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Tom Briant

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Thursday, January 18, 2018

Senior Correspondent Arnold Woodworth's Weekly Web Wrap-up for January 18, 2018

A man's life was saved by his iPhone after he used the Siri feature to tell his fiancée that he was having a stroke.

When Rob Belt began seeing double and felt 'like he had downed 10 pints', he managed to muster the strength to ask his smartphone to call for help.
 
 
 
 
 
Apple iOS 11.2.2 Release: Should You Upgrade?
 
Apple iOS 11.2.2 Verdict:
Install If You Run iOS 11, Hold If You’re Running iOS 10
 
 
 
 
Apple iOS 11.2.2 Release Has A Nasty Surprise
 
iOS 11.2.2 is throttling performance by as much as 50% ...  users were not just subjectively reporting their iPhones and iPads felt slower, but were able to demonstrate it with before and after benchmark scores.
 
 
 
 
Is Apple slowing down your old iPad or MacBook too? Tech giant reveals whether ALL of its old gadgets are at risk.
 
Apple says: "This power management feature is specific to iPhone and does not apply to any other Apple products.”
 
That means your old iPad, MacBook or Apple Watch won't be impacted by any of the processor-throttling software updates currently targeting old iPhone models.
 
 
 
 
Apple made a section of the App Store to highlight apps that offer free trials 
Be sure to double check if a subscription is annual, monthly, or weekly
 
For those who want to test out an app before making a purchase, Apple is now promoting a new section in the App Store, “Try it for Free,” that highlights apps that offer a free trial period before you have to pay for a subscription.
 
As of this writing, there are only four apps being offered in the section.
 
There is also the usual peril of free trials — accidentally forgetting to cancel the trial before it starts charging you, if you don’t end up wanting the service.
 
 
 
 
24 hidden iPhone settings you should know about
 
 
 
 
Apple iMac Pro review – this superbly designed workstation is most powerful Mac ever
 
 
 
 
iMac Pro Review – Is It Worth the Money?
 
This review was written by a power user who really needs a powerful computer for the kind of work he does.
 
His new iMac Pro — WAY — outperforms his MacBook Pro.  He spends much less time waiting for it to complete tasks.
 
He wrote:
 
“Rather unscientifically, I started editing a project I had logged on my MacBook Pro to see if I would immediately feel the difference. I did. Oh, boy, did I feel it! The iMac Pro is designed for exactly my types of workflow.”
 
“As you may have heard, the iMac Pro can’t be opened up by the end user. This seems to have got some people rather cross, which I must say I find amusing. The last thing I am interested in is ripping apart my computer and swapping out components. Upgrading is of no concern to me, nor to most small businesses. Besides, it’s not 1977 and I don’t spend my evenings at a home brew computer club!”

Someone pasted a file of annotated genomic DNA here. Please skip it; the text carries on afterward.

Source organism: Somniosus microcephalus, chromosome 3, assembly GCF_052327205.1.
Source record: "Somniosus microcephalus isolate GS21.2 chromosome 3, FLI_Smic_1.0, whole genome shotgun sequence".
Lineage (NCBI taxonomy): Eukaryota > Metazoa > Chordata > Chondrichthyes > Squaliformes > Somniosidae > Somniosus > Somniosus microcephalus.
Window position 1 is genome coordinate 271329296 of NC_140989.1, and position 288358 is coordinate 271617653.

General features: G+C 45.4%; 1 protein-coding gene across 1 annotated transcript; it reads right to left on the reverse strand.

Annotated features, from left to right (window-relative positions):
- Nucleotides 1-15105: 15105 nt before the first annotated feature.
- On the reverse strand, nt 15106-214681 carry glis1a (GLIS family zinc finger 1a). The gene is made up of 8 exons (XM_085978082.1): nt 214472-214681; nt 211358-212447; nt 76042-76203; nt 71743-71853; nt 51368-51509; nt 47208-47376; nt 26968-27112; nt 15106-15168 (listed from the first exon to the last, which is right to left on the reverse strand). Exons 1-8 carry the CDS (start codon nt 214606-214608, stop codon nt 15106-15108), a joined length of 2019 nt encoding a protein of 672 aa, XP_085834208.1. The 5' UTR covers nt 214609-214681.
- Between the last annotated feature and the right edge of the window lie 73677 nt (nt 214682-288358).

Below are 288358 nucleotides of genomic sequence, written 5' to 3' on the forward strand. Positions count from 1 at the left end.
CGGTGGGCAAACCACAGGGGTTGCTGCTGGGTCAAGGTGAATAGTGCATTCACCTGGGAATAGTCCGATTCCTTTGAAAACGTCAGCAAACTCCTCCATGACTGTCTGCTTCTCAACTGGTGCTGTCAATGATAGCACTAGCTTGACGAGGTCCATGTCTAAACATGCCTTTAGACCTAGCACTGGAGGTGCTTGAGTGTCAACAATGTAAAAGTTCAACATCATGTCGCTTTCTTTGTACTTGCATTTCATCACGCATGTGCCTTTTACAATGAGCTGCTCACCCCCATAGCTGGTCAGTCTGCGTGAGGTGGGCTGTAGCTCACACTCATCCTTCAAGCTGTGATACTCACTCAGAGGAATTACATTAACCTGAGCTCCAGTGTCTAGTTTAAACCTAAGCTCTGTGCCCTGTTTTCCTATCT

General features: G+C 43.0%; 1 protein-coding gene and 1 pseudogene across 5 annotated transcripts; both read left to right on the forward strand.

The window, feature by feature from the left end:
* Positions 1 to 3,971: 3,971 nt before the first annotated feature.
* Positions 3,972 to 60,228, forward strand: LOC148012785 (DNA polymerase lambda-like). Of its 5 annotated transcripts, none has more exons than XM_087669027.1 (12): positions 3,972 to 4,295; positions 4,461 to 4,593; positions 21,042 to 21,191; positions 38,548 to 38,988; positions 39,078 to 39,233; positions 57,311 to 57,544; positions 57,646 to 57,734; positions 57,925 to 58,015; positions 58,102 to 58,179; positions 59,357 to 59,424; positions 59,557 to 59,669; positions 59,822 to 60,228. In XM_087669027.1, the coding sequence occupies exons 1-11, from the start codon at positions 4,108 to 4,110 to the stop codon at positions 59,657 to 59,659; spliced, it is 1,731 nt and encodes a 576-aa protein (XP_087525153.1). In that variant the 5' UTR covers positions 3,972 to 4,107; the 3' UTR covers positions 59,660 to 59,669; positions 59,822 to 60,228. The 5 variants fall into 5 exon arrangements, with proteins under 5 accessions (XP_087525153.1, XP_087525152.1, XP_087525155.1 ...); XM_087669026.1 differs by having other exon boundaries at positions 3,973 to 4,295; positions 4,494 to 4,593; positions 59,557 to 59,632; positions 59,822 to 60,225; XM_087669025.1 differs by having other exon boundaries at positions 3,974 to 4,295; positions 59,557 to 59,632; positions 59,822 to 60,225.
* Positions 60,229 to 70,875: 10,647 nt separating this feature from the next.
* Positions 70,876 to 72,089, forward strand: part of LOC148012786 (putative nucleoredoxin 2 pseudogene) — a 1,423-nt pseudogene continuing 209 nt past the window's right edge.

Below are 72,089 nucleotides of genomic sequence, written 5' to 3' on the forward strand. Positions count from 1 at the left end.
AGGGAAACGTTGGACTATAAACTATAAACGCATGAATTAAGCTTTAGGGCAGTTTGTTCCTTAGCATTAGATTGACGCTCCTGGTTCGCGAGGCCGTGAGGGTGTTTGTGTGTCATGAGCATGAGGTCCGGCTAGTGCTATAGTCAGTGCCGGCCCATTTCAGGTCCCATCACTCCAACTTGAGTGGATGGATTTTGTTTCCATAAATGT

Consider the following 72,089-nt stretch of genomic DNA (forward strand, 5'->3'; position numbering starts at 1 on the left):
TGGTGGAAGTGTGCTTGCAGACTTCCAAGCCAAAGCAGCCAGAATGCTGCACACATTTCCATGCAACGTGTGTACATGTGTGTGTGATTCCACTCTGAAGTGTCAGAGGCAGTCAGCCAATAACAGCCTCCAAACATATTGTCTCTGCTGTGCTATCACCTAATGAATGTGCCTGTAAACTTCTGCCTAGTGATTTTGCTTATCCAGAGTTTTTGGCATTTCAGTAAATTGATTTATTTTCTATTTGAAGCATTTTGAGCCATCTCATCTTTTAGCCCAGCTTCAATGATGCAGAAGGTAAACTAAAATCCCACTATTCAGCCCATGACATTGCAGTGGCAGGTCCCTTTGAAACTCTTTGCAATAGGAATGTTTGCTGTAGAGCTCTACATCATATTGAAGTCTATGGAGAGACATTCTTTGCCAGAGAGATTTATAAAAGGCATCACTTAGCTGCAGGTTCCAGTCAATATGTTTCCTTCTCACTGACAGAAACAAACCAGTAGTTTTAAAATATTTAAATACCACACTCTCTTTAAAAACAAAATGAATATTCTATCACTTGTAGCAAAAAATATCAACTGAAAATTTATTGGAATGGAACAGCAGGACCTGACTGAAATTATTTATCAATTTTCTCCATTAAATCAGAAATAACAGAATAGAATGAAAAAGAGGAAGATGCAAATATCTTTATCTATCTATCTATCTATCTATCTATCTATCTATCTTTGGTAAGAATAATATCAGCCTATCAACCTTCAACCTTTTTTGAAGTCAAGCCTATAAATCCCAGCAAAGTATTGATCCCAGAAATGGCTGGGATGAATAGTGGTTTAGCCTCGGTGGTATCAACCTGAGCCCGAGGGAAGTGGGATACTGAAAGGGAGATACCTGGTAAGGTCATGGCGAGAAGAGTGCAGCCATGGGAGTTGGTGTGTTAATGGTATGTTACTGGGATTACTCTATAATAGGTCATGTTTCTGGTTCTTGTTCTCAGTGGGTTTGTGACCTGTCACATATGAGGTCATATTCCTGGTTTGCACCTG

iMac Pro vs 27-inch iMac
Should you buy a 27in iMac, or the iMac Pro? We compare the two machines on design, features, specs and value for money
 
This article gets into the technical details when comparing the two computers.
 
Verdict:
The iMac Pro is a far more powerful machine. But do you really require that much power? If you're editing 8K RED video, H.264 4K footage, or 50Mp RAW stills, perhaps you do. If you're just looking for a superfast Mac, even if you're a gamer, the iMac Pro is probably overkill.
 
The Pro machine is seriously expensive, and you need to think long and hard about how much processing power you really need.

 
 
 
Apple ID login now required to check AppleCare warranty coverage for your devices
 
 
 
 
What happens when an iPhone X is dropped
 
It holds up surprisingly well when dropped from 3 feet high (pocket high) or 5 feet high (selfie high)
 
 
 
 
Android makers want to copy the iPhone X’s Face ID, but it’s not that easy
 
 
 
 
Android Smartphones Try — and Fail — to Mimic Face ID
 
 
 
 
Apple’s star presence no longer overshadows Consumer Electronics Show (CES)
 
The Apple ecosystem is no longer the star of CES — instead, things like Amazon’s Alexa voice platform, and now Google’s assistant voice platform, are the clear ecosystem winners of CES.
 
It is easy, and correct, to say that CES was not, or never was, a measure of the health of Apple’s products. It is, however, incorrect and dangerous to miss that CES had been, for some time, a barometer for the health of Apple’s ecosystem.
 
We can’t ignore the fact that Apple’s ecosystem, which used to be on display at CES, is no longer, and that competitors’ ecosystems are now the ones that dominate the show. How this plays in the market, we aren’t sure, but we need to keep a close eye on these new dynamics.

 
 
 
Apple today has shared a revised version of its iOS Security Guide, dated January 2018. The new document, which comes in at 78 pages long includes new details on Apple Pay Cash, Face ID, and more…
 
The document explains in detail how Apple features work and how they're protected.
 
 
 
 
 
 
Apple releases new iPhone and Mac updates to help protect against Spectre
 
• Apple has released security updates for iOS, MacOS, and Safari that help protect against Spectre.
 
• Spectre is one of two security flaws that were discovered in chips last week, which affect numerous devices running Intel and ARM components. 
 
• Amid releasing updates for both the Spectre and Meltdown flaws, Apple urges users not to download applications from sources outside of the App Store.